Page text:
In the News: Boe Forum on Public Affairs
Friday, November 5, 2010
By Dawn Wille, Augustana junior, Truman, Minn.
With a mix of humor and seriousness, former U.S. Secretary of State Madeleine Albright on Thursday called for the government to “clean up its act” regarding the nation’s economy and its place in the Middle East.
As the featured speaker for the 2010 Boe Forum on Public Affairs, sponsored by the Center for Western Studies at Augustana College, Albright drew from her experiences in the Clinton Administration to highlight financial and foreign issues and recommend solutions before a crowd of nearly 3,000.
“The global economic crisis has shaken our faith in major financial institutions and generated controversy in the role of government,” she said.
After being named the first female secretary of state in 1997, Albright became the highest ranking woman in the U.S. government at the time. Her job directed her attention to financial issues within the nation and to foreign policy. Her speech, “Geopolitics and the Implications for Doing Business and Investing Around the World,” was the fifteenth Boe Forum lecture, a series founded by Nils Boe, a South Dakota federal judge and governor.
Albright acknowledged the insecurities that surface from a declining economy.
“The economists tell us that, according to data, the recession has been over for some time, which is nice to hear but doesn’t pay the bills,” she said. “Nor does it change the fact that Americans are having a hard time finding a job, paying for college and putting food on the table.”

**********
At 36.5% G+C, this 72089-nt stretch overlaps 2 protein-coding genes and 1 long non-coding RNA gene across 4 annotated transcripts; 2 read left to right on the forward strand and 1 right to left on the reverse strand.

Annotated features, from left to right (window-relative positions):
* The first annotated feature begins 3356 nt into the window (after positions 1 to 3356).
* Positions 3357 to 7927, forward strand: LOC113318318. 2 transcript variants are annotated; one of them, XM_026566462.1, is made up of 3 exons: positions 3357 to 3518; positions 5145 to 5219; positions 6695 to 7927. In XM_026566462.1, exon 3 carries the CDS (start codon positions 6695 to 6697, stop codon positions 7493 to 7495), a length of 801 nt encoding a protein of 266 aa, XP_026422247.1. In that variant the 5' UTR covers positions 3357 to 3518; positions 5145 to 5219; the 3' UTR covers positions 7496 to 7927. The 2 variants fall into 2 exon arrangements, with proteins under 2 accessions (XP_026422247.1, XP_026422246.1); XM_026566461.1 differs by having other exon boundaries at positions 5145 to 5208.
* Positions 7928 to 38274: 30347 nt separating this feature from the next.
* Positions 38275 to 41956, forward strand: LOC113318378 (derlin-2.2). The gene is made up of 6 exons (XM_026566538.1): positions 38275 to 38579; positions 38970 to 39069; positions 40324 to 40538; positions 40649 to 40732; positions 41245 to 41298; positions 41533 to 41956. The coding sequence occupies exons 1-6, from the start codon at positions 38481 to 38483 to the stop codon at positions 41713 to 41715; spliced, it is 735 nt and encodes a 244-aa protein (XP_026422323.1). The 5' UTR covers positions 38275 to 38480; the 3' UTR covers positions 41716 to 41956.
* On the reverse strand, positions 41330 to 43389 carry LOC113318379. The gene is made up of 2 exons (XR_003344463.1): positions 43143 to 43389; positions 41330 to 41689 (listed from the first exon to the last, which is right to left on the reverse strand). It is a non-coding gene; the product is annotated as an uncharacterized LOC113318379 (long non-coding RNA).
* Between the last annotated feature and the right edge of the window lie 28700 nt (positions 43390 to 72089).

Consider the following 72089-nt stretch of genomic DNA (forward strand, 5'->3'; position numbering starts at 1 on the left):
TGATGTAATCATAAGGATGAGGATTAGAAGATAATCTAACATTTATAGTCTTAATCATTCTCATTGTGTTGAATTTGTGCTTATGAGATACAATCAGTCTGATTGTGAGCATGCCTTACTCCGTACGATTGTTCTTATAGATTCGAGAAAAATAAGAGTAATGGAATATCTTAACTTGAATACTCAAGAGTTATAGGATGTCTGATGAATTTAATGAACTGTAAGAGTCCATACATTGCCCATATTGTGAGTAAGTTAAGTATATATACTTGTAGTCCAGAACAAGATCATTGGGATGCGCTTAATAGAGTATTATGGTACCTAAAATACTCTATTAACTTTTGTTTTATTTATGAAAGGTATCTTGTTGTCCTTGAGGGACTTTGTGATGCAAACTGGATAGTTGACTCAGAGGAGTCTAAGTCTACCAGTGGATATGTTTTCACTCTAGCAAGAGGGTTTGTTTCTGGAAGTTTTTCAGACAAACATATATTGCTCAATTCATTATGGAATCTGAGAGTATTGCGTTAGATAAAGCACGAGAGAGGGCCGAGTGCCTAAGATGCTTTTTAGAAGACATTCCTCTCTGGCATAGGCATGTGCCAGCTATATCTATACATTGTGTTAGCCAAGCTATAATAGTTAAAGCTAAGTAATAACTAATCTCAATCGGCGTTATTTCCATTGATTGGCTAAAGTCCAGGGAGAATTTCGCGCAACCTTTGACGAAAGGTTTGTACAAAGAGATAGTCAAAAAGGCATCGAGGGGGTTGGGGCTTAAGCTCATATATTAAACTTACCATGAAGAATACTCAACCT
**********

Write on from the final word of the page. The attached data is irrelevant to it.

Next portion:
Albright encouraged citizens to maintain optimism, saying “there are grounds for hope that the employment picture will improve for those that hire. And those that invest will become confident that the economy is not about to tank once again.”
At a news conference for area journalism students earlier on Thursday, Albright urged investors to consider world markets.
“It’s really good business. No country anymore is totally isolated. We have a completely integrated world and completely integrated markets.”
Albright said the U.S. government needs to “deal with the growing gap between the rich and the poor. It’s wrong and it’s dangerous. There is no link between poverty and terrorism, but it doesn’t take a big imagination to think [it could happen].”
Albright says the U.S. government has a strategy to help Afghans improve their country through “political reform, economic development, and plans to encourage the lay down of weapons.”
Albright currently serves as chair of Albright Stonebridge Group, a global strategy firm, and chair of Albright Capital Management LLC, an investment advisory firm focused on emerging markets.
According to the Albright Stonebridge Group, helping businesses in countries like Afghanistan establish economic stability with sound financial practices can improve more than individual businesses.
“Companies and communities thrive when businesses become active, contributing participants,” said the Albright Stonebridge website.
Albright said Americans’ attitudes have historically helped improve the global outlook.
“What I have felt makes America different from other places is our sense of optimism,” she said. “I think to some extent that has been daunted recently, and we have to get that back.”
Though Albright stated the process of healing will take time, she wants America to regain its dignity.
“I think we have a lot of work ahead of us. Our country shouldn’t shy away from hard problems. I want America to get back its mojo.”
Throughout the speech, audience laughter roared through the Elmen center.
“I loved it because she was funny and amusing,” said Augustana junior Maggie Olson. “She didn’t just talk at the audience. She was interactive and engaging.”
Linda Ashby, a Sioux Falls resident, said it was “wonderful to see someone who knows what she’s talking about.”
“I liked her humor aspect,” said Augustana junior Amber Fick. “It made the whole endeavor livelier. I’m glad there are people like that in our government.”
“I thought she was terrific,” said Augustana Communications Professor Dr. Heather Bart. “She’s an example of what people can do if they put their mind to it and get a good education.”